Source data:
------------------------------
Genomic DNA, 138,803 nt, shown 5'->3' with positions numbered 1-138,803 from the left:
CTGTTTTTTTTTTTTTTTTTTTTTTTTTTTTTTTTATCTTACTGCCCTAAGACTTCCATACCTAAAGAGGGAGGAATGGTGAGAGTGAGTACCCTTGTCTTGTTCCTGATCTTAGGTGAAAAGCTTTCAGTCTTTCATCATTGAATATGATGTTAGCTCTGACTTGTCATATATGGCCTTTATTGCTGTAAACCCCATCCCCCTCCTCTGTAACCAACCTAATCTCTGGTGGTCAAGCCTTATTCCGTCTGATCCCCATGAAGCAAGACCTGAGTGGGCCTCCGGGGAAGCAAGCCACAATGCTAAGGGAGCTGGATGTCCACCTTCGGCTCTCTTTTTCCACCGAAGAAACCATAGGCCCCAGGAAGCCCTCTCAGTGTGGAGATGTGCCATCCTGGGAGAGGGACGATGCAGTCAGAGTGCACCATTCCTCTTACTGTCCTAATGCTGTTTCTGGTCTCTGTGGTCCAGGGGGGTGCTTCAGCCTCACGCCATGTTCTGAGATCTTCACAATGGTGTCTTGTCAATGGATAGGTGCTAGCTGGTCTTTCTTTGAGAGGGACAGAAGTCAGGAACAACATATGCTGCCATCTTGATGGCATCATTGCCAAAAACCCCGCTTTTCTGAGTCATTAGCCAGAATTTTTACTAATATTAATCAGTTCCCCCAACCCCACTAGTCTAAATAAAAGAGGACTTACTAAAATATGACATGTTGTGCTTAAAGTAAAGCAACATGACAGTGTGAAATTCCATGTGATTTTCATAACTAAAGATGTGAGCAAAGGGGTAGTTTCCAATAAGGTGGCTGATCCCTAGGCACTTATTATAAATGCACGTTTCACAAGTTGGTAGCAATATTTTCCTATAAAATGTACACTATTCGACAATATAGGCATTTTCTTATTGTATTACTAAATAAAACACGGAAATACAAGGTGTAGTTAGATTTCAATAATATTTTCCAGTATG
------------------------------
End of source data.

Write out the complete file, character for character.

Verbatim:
Genomic DNA, 138,803 nt, shown 5'->3' with positions numbered 1-138,803 from the left:
CTGTTTTTTTTTTTTTTTTTTTTTTTTTTTTTTTTATCTTACTGCCCTAAGACTTCCATACCTAAAGAGGGAGGAATGGTGAGAGTGAGTACCCTTGTCTTGTTCCTGATCTTAGGTGAAAAGCTTTCAGTCTTTCATCATTGAATATGATGTTAGCTCTGACTTGTCATATATGGCCTTTATTGCTGTAAACCCCATCCCCCTCCTCTGTAACCAACCTAATCTCTGGTGGTCAAGCCTTATTCCGTCTGATCCCCATGAAGCAAGACCTGAGTGGGCCTCCGGGGAAGCAAGCCACAATGCTAAGGGAGCTGGATGTCCACCTTCGGCTCTCTTTTTCCACCGAAGAAACCATAGGCCCCAGGAAGCCCTCTCAGTGTGGAGATGTGCCATCCTGGGAGAGGGACGATGCAGTCAGAGTGCACCATTCCTCTTACTGTCCTAATGCTGTTTCTGGTCTCTGTGGTCCAGGGGGGTGCTTCAGCCTCACGCCATGTTCTGAGATCTTCACAATGGTGTCTTGTCAATGGATAGGTGCTAGCTGGTCTTTCTTTGAGAGGGACAGAAGTCAGGAACAACATATGCTGCCATCTTGATGGCATCATTGCCAAAAACCCCGCTTTTCTGAGTCATTAGCCAGAATTTTTACTAATATTAATCAGTTCCCCCAACCCCACTAGTCTAAATAAAAGAGGACTTACTAAAATATGACATGTTGTGCTTAAAGTAAAGCAACATGACAGTGTGAAATTCCATGTGATTTTCATAACTAAAGATGTGAGCAAAGGGGTAGTTTCCAATAAGGTGGCTGATCCCTAGGCACTTATTATAAATGCACGTTTCACAAGTTGGTAGCAATATTTTCCTATAAAATGTACACTATTCGACAATATAGGCATTTTCTTATTGTATTACTAAATAAAACACGGAAATACAAGGTGTAGTTAGATTTCAATAATATTTTCCAGTATG